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ArlingtonCOVID casualty: Sister City summer exchanges canceled

COVID casualty: Sister City summer exchanges canceled

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It’s another COVID victim: A summertime exchange of high-school students with Arlington’s Sister City of Aachen, Germany, appears likely to be on hold for a third straight year.

“The exchanges have been paused until we get more clarity on the safety of international travel for our students,” the Sister City Association said in an e-mail to boosters Jan. 5.

“While we have been continuously working with our Aachen partners in anticipation of a return of high-school exchanges for summer 2022, it is apparent, with the current state of the pandemic with increases in infections and lockdowns in Germany, the summer program had to be postponed,” the organization said. “We are hopeful that we can resume one of our most popular programs as soon as possible. In the meantime, the Aachen Committee is looking for alternative student programming to help bridge the gap until we can resume our exchanges.”

In pre-COVID times, high-schoolers from Arlington usually traveled to Aachen over the summer months, with Aachen students coming to Arlington in autumn.


(In preparation for resumption, the organization is seeking a volunteer coordinator of the exchange programs, which in addition to high-school youth saw younger students travel annually between Arlington and Aachen in pre-pandemic times.)

Postponement of the exchange was another COVID-related setback, even though the Sister City Association has been making progress in the interim, keeping relationships alive and helping to resuscitate others.

“Although the world is not completely open yet, we are optimistic that we will be able to begin some of our exchanges later in 2022,” organization president Hanna Eun said. “ In the meantime, keep checking in for some exciting new programs.”

In addition to Aachen, the Sister City Association oversees relationships with Reims, France; Coyoacán, Mexico; Ivano-Frankivsk, Ukraine, and San Miguel, El Salvador.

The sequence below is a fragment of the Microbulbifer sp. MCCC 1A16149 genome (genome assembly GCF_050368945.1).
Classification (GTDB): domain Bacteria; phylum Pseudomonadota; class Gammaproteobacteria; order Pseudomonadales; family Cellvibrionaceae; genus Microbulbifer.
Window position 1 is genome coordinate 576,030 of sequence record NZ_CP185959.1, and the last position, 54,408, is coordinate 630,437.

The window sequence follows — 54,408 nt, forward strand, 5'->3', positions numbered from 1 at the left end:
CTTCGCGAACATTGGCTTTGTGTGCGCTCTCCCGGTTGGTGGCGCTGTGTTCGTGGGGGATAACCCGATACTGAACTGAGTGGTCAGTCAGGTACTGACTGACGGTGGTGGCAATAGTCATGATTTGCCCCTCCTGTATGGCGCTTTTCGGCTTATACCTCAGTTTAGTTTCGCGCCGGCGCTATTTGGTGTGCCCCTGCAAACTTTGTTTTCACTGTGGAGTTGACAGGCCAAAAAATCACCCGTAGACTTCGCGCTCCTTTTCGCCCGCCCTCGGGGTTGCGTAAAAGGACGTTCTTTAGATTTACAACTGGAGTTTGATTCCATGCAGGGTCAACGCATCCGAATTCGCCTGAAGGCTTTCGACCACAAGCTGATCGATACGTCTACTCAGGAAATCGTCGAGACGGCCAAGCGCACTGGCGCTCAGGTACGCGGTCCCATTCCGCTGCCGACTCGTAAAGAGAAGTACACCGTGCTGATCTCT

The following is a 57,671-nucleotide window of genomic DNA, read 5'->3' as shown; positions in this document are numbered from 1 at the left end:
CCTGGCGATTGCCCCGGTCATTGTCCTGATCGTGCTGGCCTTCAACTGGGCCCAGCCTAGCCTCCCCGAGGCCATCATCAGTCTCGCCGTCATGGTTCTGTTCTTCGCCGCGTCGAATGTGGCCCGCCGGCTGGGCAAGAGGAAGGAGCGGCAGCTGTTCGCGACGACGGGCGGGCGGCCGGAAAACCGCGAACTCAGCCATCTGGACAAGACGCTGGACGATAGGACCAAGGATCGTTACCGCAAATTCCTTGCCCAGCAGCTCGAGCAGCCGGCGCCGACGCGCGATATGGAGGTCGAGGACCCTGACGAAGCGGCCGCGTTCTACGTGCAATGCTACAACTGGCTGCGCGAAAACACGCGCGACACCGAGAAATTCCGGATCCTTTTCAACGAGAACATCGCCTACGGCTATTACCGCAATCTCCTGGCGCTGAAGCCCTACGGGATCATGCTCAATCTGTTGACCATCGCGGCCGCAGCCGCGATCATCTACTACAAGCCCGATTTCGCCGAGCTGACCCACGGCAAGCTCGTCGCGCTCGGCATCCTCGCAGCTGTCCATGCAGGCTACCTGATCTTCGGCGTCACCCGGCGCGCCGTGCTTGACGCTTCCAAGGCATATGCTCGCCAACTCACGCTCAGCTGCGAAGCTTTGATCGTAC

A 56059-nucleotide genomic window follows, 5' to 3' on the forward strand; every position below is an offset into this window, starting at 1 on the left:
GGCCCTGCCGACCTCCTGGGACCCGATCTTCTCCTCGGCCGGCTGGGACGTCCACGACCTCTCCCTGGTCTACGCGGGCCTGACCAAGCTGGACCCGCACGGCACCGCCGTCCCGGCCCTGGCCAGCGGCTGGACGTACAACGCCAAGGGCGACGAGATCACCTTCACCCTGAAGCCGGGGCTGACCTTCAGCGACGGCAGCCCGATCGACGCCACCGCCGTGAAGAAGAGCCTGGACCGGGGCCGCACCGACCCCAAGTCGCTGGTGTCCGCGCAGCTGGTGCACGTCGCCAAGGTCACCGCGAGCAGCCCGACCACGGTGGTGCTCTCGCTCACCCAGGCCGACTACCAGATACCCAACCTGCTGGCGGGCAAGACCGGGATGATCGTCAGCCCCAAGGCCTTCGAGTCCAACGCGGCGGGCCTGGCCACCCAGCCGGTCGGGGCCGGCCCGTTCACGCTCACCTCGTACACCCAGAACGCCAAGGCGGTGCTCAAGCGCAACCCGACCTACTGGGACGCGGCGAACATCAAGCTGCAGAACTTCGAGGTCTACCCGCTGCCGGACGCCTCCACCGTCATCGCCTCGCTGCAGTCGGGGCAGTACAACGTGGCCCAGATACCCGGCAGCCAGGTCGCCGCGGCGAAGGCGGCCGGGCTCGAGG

“During the first half of 2022, we will embark upon a strategic-planning process,” Eun said. “We will be reaching out [to our members] to find out what you want. More cultural programs? Lectures? Kids programs? Book talks? International travel? We really want to hear.”

A proposed plan is likely to be Among the various partnerships within the Arlington Sister City Association umbrella:

• Orlando Gamarra, president of the San Miguel Sister City Committee, will travel to El Salvador this month to coordinate with his counterparts in San Miguel. Meetings with the mayor and discussions with educational and cultural leaders are planned.

• The Ivano-Frankivsk Sister City Committee has new co-presidents: Sophia Tailor and Charlie Toth. They will succeed Eileen Kropf, who has led the committee for the past 18 months.

“As a native Ukrainian who grew up in Virginia and now lives in Arlington, I am so excited to lead the Ivano-Frankivsk Committee by strengthening partnerships between and celebrating the cultures of our two communities,” Tailor said.

Toth also has a connection to Ukraine, having recently lived there for several years.

The Arlington Sister City Association was established in 1993, and operates independently of, although with some financial support from, the Arlington County government. For information on the organization, see the Website at www.arlingtonsistercities.org.

The Sister City concept originated out of the Eisenhower administration in the 1950s, designed as a way to foster international friendships in the tense Cold War era. Today, according to the International Sister City Association, there are 500 participating communities in 140 countries, with a total of 2,000 partnerships.

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